What is going on? Yesterday, I wrote about the mother who gave her 8-year-old daughter Botox. And now, I just read an article about how Skechers is marketing their supposedly butt-toning and leg-beautifying Shape-ups shoes to 7-year-old girls, and I burst into tears.
What is happening to our society that makes us put so much pressure on women -- even young girls -- to be beautiful? No wonder we wind up so f-cked up with regard to our bodies!
In response to the negative publicity generated by those who agree that Skechers should not be tapping into the insecurities of young girls and pressuring them to make their butts and legs more beautiful, Leonard Armato, President of Skechers Fitness Group, released this statement:
"The whole message behind Shape-ups is to get people moving, exercising and getting fit. Skechers' advertising for Shape-ups for Girls contains the same messaging being used by the First Lady's 'Let's Move' initiative, which is aimed specifically at children. The Let's Move web site says, 'Physical activity helps control weight, builds lean muscle, reduces fat, promotes strong bone, muscle and joint development and decreases the risk of obesity.' American children are more sedentary now than at any time in our history. Shape-ups' intended purpose is to promote exercise and fitness, which should be viewed as a positive message for kids to get up and get moving. The First Lady's Let's Move campaign also says, 'Everyone has a role to play in reducing childhood obesity, including private sector companies.' Skechers has received some inquiries from journalists who erroneously thought that Shape-ups for Girls was being marketed to pre-school children. This is not the case. Shape-ups for Girls come in sizes 2-6, which is meant for girls approximately 7 to 12 years old, and some even older, depending upon their size."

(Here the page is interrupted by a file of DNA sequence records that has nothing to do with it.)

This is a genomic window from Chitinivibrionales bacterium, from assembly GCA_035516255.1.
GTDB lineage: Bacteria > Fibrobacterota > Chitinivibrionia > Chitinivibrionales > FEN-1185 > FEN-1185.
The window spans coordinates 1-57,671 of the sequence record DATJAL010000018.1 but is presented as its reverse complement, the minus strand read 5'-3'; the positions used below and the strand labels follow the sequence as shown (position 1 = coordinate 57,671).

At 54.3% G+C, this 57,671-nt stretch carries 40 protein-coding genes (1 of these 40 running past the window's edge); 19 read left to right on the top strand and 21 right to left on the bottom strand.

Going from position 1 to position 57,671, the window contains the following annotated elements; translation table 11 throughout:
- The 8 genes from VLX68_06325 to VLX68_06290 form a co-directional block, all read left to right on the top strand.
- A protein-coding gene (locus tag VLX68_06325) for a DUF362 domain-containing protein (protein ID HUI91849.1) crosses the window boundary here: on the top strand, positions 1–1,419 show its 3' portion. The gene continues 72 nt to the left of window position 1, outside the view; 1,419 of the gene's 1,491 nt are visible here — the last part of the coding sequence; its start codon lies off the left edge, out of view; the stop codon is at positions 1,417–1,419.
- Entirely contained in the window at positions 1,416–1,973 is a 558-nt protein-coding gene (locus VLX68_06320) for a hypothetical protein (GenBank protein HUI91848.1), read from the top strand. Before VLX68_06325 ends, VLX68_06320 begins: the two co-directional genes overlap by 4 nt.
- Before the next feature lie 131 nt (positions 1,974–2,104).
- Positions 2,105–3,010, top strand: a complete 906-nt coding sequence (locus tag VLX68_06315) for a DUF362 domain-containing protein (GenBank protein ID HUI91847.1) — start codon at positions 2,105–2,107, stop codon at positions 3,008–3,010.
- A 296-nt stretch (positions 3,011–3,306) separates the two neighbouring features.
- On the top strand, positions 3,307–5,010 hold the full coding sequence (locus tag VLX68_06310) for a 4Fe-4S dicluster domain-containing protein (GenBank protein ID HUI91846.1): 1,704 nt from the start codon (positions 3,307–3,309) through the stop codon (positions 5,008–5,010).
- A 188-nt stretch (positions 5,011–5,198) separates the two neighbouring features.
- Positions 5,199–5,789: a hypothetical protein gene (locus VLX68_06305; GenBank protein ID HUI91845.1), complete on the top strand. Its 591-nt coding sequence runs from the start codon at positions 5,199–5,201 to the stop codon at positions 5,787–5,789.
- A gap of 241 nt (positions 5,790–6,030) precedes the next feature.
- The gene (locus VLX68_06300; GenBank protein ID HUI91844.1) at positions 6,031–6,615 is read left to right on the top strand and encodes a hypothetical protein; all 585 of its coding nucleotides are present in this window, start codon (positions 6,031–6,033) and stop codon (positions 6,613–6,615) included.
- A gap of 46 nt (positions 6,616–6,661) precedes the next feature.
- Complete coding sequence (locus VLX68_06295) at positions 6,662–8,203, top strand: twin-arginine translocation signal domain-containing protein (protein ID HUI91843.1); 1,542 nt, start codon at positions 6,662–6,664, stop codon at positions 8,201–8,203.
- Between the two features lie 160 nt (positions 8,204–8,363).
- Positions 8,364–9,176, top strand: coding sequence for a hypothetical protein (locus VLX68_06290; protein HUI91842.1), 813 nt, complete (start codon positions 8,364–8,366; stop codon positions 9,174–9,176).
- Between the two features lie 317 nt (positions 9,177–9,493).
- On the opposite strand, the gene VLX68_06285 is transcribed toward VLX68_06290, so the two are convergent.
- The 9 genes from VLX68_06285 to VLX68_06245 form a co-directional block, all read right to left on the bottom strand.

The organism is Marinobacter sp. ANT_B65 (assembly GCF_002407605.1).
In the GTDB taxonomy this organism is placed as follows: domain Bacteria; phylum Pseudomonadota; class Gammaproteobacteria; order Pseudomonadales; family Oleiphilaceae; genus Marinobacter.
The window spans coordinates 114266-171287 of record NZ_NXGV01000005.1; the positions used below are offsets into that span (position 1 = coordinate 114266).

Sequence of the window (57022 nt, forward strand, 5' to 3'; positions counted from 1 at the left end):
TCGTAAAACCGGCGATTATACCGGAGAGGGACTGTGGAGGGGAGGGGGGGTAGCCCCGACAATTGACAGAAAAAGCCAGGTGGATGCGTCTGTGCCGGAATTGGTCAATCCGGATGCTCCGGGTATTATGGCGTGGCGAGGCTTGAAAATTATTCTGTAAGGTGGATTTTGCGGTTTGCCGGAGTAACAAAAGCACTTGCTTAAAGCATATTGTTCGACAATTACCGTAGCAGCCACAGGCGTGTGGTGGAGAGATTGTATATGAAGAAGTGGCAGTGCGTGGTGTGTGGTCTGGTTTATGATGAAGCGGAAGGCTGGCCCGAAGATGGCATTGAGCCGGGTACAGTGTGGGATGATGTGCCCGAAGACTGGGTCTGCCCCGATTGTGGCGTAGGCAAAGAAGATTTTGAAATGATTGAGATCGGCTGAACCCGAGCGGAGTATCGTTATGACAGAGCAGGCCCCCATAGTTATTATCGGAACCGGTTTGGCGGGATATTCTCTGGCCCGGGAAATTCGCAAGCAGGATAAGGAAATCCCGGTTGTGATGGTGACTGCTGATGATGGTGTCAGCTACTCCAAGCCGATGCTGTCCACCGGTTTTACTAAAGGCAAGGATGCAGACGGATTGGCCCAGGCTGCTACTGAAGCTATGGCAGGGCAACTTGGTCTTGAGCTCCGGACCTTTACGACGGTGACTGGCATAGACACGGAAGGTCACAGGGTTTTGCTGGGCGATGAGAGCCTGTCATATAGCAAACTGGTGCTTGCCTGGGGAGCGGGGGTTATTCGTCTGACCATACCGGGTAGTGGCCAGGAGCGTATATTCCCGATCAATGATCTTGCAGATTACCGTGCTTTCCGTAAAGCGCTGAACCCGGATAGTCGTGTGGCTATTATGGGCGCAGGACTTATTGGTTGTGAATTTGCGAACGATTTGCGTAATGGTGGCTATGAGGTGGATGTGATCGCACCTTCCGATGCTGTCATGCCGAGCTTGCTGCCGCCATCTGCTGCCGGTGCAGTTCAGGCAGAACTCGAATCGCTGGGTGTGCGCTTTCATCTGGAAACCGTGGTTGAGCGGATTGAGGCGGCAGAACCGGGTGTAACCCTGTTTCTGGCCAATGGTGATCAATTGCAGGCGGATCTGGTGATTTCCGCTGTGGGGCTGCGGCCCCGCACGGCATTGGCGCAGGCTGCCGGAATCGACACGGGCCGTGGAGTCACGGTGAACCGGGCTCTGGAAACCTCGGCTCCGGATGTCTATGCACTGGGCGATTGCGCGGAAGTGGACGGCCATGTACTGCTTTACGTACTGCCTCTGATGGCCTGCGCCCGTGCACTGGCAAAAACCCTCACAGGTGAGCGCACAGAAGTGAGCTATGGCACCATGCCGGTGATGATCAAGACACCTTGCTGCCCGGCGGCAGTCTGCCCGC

That’s all well and good -- but the deeper message coming through in their advertising is that a 7-year-old needs to be worried about whether she has a toned ass and shapely legs and that running around in regular gym shoes just ain’t gonna cut it.
As an MD, I can tell you that shoes like Skechers definitely change the way you walk. But is that necessarily good for you? 38-year-old Holly Ward was on Good Morning America announcing that she was suing Skechers. Ward claims that Skechers caused stress fractures in both of her hips, and apparently, others claim similar injuries after wearing the shoes.
Are Skechers good or bad? I don’t know. Certainly millions of adult women have worn these shoes and love them. But do we really want 7-year-olds wearing a shoe that hasn’t been tested on them? And do we want them to come away from watching Skechers ads looking in the mirror to see if their legs are pretty enough?
So please. Moms, for the love of God, don’t let your kids get Botox. And companies, don’t pressure our children to be more beautiful than they already are. As a mother, it’s hard enough already to counteract the hundreds of influences are daughters are exposed to every day from people who reinforce a certain kind of body image that our society deeply values.
My 5-year-old daughter happens to be drop dead gorgeous. She looks exactly the way society wants a child to look -- think Brad and Angelina’s biological children: golden-haired, blue-eyed, pouty-lipped, slim, you catch my drift. Modeling agents stop me in airports and beg me to let them represent my child. (My answer -- HELL NO!)
I cringe when people approach me in grocery stores and tell Siena how gorgeous she is. I ask people to remind her that she’s not only beautiful; she’s also smart, talented, loving, and authentic. For years, I’ve been teaching my daughter that her most valuable attribute is her heart, not her looks.
So the last thing I need is some ad making her wonder if she needs to buy a new shoe in order to look good.
What do you think? Am I overreacting because I’m still fired up about the 8-year-old getting Botox? Or does this rub you the wrong way too? How can we raise our daughters so they don’t obsess about their bodies the way so many do? How can we teach them that there’s more to a person than beauty? I’d love to hear what you think!
Shaking my head,
Lissa Rankin, MD: Founder of OwningPink.com, Pink Medicine Woman coach, motivational speaker, and author of What’s Up Down There? Questions You’d Only Ask Your Gynecologist If She Was Your Best Friend and Encaustic Art: The Complete Guide To Creating Fine Art With Wax.
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